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eBay touts anti-fraud software's might

The big auctioneer tells shareholders at its annual meeting that its internally developed application has helped make "major strides" in reducing fraud.

SAN JOSE, Calif.--eBay Chief Executive Meg Whitman told shareholders at the company's annual meeting here Wednesday that new software was helping the popular auction site make "major strides" in reducing fraud.

The company began testing an internally developed application called the Fraud Automated Detection Engine (FADE) about six months ago, and it has been live for roughly two months. The software collects data from defrauded customers, tracks it in a central database, and then predicts which new sellers are likely to be illegitimate.

eBay executives would not say how many potentially fraudulent sales it has halted. But Whitman said the technology has already helped eBay reduce its fraudulent sales rate, which she said is at less than one-tenth of 1 percent. Whitman said the software's ability to spot criminals will get better as the database of fraudulent sales grows.

Whitman joked that a "low-cost computer reseller with a home domicile of Romania" would likely raise red flags. eBay's fraud detectors at the company's headquarters here could then monitor the seller, tip off police or the post office, and ultimately save consumers money and annoyance.

eBay spokesman Kevin Pursglove emphasized that FADE would not automatically bar sellers based exclusively on their geography, merchandise category or other demographic information.

"We know we've got to be careful," Pursglove said after the 45-minute shareholder meeting at the Silicon Valley Conference Center. "We wouldn't get into redlining or Zip code tracking or anything like that. The reality is that everyone starts at zero, with a clean record."

eBay tightly guards data about fraud and doesn't disclose lists of hot spots for fraudulent sales, Pursglove said. He also noted that, by some measurements, fraudulent sales on eBay are less than one one-hundredth of 1 percent--lower than the figure given by Whitman in her speech.

But given the fact that eBay has 9 million items for sale on any given day and will likely process $13 billion in gross merchandise sales in 2002, small percentages could add up to thousands of dollars wasted on hundreds of fraudulent transactions each day. The company has been working hard to clean up fraud, forging closer ties with police officials, the U.S. Postal Service, international delivery services and authorities abroad.

Anecdotal evidence suggests that a disproportionate percentage of fraud happens from sales that originate from sellers in Eastern Europe. Pursglove also said that higher-priced items, such as computers and other electronics goods, have a higher rate of fraud than collectibles such as Pez dispensers and Beanie Babies. Technology products, ranging from Sun Microsystems servers to Dell Computer laptops and a variety of smaller electronic gadgets, constitute the largest category of goods sold on eBay.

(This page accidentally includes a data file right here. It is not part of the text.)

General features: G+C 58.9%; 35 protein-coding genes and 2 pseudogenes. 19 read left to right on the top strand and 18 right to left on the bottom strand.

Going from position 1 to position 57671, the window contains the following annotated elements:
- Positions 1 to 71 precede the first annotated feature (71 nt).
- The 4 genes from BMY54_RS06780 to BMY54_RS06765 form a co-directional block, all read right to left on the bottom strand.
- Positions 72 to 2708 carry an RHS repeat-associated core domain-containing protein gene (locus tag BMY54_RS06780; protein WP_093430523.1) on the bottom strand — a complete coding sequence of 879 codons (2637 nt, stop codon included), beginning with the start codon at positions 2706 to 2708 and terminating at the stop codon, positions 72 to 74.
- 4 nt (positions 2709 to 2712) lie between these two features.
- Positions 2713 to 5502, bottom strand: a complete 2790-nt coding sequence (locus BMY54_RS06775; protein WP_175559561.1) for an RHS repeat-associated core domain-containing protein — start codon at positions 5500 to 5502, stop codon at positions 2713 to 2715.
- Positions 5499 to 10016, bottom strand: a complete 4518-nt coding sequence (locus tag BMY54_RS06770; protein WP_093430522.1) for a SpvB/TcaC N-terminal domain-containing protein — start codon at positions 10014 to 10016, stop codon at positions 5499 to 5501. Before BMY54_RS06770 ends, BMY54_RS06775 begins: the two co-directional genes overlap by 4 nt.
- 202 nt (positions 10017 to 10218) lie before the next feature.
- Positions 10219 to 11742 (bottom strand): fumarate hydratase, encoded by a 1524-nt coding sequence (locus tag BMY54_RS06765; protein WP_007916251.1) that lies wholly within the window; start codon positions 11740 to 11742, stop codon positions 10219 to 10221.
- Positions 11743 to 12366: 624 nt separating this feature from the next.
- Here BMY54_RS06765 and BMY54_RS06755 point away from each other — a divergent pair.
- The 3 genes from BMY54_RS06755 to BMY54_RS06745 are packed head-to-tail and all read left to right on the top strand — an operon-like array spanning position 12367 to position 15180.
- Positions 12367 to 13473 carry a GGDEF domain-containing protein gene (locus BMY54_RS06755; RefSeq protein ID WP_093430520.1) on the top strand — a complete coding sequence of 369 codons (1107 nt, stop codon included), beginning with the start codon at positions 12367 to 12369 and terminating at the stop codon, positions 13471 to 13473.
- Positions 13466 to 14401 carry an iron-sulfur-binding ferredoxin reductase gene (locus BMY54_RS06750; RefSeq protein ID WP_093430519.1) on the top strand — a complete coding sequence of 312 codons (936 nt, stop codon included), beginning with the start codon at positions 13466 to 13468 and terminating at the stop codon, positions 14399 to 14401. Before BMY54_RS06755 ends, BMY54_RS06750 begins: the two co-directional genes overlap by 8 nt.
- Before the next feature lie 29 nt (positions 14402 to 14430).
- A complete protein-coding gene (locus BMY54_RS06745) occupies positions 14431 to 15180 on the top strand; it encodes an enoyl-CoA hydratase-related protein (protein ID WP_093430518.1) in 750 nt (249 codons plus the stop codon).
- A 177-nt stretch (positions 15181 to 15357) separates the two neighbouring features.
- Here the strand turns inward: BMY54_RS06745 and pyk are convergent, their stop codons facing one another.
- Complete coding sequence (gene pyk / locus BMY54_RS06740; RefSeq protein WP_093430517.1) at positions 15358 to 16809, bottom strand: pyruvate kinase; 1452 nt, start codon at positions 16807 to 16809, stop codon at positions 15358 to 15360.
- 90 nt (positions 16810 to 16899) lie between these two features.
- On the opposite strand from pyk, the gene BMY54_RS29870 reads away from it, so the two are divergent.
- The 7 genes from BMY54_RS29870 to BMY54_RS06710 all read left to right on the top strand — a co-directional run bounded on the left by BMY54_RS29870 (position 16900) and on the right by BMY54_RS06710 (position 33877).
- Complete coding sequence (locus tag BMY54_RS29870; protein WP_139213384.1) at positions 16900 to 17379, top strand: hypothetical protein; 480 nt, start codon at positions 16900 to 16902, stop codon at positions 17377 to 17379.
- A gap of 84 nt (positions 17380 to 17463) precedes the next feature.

Sports memorabilia is also a relative hotbed of fraud, usually in the form of inauthentic items being sold as genuine. eBay users in San Diego filed a class-action suit against the company in April 2000, alleging eBay was negligent in allowing forged sports memorabilia into auctions and allowing sellers who did not have a "certificate of authenticity," which is required in California. In January 2001, a judge ruled that eBay was immune to the requirement, but the members have appealed the decision.

"Sports memorabilia has had a lot of fraudulent activity for years," Pursglove said. "You can see that it just migrated from the offline world to the online world with eBay."

The fraud issue was also on shareholders' minds Wednesday. One of the few shareholders to ask a question during the open microphone session was an investor and buyer, who claimed he had a "bad experience" trying to buy an item from a seller several states away.

In other news from the meeting, eBay shareholders approved the appointment of directors Scott Cook and Robert Kagle. Cook has served on eBay's board since 1998 and is the founder of software maker Intuit. Kagle has served on eBay's board since 1997. Both were approved to serve until 2005.

Shareholders also approved changes to 1999 and 2001 equity incentive plans and ratified PricewaterhouseCoopers as the company's auditor for fiscal 2002.

eBay kicked off the morning meeting with 13 minutes of official motions, followed by a half-hour presentation and brief question-and-answer session with Whitman. But the sparsely attended event, which featured a plate of small bagels and two trays of fresh fruit, may get more heft next year.

When one shareholder inquired as to why only 40 shareholders attended the event--about half that of last year's annual meeting--Whitman said the company may boost the conference's profile next June. Whitman said she was impressed with the recent shareholder meeting of Seattle-based Starbucks Coffee, which attracted hundreds of investors and invited them to sample new java blends, socialize and learn more about the company's business plan and products.

eBay is hosting a larger event for eBay users--shareholders as well as buyers and sellers and others interested in joining the 40-million-member eBay community, in Anaheim, Calif., June 21-23. Depending on the success of eBay Live, Whitman said, she may decide to make the next shareholder meeting "more of an event."